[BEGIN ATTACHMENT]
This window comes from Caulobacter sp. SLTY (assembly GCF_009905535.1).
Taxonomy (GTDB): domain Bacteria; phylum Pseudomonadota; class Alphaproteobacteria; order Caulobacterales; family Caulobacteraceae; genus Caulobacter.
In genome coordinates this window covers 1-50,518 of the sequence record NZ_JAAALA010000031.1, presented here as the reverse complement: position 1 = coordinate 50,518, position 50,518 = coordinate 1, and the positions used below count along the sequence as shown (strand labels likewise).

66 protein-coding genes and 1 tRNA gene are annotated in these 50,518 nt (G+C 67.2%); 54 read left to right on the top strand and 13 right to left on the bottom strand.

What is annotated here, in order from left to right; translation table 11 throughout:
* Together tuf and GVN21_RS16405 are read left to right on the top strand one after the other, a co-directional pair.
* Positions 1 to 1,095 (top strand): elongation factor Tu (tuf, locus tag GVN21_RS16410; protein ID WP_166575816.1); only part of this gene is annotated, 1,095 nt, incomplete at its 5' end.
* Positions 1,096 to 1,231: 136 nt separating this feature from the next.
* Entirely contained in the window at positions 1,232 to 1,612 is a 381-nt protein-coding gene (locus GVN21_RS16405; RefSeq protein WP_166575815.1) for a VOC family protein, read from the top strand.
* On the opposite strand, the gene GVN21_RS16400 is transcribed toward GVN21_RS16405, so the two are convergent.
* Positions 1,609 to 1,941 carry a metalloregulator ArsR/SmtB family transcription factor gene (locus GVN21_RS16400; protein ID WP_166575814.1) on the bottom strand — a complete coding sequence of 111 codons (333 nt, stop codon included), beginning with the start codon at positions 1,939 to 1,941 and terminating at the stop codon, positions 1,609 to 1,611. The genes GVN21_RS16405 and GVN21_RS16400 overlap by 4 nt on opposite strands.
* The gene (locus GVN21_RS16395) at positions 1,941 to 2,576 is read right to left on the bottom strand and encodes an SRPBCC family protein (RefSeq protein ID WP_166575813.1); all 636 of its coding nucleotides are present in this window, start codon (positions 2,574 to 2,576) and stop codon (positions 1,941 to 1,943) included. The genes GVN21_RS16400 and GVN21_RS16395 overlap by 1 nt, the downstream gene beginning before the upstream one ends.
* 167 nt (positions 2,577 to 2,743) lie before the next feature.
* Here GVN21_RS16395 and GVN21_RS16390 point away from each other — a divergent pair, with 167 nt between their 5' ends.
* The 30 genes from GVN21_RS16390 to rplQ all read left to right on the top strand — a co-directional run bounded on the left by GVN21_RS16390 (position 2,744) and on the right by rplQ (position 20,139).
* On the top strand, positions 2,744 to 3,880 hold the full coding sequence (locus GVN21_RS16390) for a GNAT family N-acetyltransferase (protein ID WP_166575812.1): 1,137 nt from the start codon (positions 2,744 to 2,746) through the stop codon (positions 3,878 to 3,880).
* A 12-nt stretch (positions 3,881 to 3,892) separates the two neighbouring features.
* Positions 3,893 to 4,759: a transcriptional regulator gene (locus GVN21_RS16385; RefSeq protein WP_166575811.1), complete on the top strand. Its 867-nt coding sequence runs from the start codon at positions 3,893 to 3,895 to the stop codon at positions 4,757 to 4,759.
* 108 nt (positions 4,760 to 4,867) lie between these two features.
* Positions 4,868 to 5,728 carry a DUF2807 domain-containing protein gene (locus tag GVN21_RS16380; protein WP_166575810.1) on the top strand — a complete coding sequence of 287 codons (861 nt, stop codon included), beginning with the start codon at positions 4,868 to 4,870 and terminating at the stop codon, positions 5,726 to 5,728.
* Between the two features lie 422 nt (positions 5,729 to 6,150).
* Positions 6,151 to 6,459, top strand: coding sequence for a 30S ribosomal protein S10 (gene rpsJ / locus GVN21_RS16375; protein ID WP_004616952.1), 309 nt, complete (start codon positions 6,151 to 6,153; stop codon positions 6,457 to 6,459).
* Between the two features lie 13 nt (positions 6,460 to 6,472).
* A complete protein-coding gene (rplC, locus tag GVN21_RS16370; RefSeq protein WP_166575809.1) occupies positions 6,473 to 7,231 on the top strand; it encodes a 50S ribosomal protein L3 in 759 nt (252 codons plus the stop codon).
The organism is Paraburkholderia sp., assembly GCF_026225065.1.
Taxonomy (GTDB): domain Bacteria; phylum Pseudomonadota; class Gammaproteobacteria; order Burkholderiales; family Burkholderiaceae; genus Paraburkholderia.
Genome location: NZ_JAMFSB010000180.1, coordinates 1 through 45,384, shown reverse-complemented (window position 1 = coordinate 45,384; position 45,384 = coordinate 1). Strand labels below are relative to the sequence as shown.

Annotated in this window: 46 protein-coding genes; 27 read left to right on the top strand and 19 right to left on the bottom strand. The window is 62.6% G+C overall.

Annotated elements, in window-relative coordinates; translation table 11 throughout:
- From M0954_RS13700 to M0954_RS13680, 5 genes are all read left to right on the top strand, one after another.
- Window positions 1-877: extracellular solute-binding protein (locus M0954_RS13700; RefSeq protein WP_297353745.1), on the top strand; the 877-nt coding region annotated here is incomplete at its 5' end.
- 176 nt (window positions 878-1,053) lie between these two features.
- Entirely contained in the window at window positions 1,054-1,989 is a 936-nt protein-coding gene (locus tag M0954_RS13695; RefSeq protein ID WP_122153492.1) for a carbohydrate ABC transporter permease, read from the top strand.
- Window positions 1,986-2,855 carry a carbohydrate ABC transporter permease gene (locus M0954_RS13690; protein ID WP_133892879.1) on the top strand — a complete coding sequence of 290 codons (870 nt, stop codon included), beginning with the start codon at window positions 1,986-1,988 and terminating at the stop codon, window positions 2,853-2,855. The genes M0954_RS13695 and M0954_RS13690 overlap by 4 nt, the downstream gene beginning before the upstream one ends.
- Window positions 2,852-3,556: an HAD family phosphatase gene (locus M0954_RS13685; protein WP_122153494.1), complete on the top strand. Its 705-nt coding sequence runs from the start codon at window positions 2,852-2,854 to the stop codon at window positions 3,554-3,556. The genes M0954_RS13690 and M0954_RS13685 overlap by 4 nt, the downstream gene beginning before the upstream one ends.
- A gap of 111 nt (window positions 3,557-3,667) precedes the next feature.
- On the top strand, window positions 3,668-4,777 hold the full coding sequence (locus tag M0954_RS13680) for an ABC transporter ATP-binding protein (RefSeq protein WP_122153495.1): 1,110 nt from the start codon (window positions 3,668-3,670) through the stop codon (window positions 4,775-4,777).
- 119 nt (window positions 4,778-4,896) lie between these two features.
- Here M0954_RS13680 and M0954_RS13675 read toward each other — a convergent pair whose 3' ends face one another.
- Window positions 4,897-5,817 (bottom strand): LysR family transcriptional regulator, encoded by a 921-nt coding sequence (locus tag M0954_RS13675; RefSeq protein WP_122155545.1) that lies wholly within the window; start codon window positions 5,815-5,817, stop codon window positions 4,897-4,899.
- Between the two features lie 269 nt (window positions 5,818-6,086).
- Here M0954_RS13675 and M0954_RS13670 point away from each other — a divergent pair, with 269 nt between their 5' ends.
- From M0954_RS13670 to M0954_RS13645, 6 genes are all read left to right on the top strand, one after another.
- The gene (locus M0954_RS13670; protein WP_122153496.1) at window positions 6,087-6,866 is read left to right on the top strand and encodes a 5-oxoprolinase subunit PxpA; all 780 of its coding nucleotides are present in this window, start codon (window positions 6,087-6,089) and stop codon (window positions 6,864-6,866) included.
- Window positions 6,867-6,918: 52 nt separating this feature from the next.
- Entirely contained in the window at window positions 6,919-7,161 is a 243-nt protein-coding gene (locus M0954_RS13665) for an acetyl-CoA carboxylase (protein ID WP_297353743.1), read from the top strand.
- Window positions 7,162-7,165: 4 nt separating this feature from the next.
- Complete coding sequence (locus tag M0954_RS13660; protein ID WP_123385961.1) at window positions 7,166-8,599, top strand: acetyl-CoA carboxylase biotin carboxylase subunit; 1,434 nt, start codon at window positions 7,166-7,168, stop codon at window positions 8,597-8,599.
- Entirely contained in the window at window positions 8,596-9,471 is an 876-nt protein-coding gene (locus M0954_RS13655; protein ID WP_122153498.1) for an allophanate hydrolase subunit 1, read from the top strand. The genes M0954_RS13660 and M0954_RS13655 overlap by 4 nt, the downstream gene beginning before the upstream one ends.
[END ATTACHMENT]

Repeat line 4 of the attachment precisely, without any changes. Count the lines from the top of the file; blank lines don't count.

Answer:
66 protein-coding genes and 1 tRNA gene are annotated in these 50,518 nt (G+C 67.2%); 54 read left to right on the top strand and 13 right to left on the bottom strand.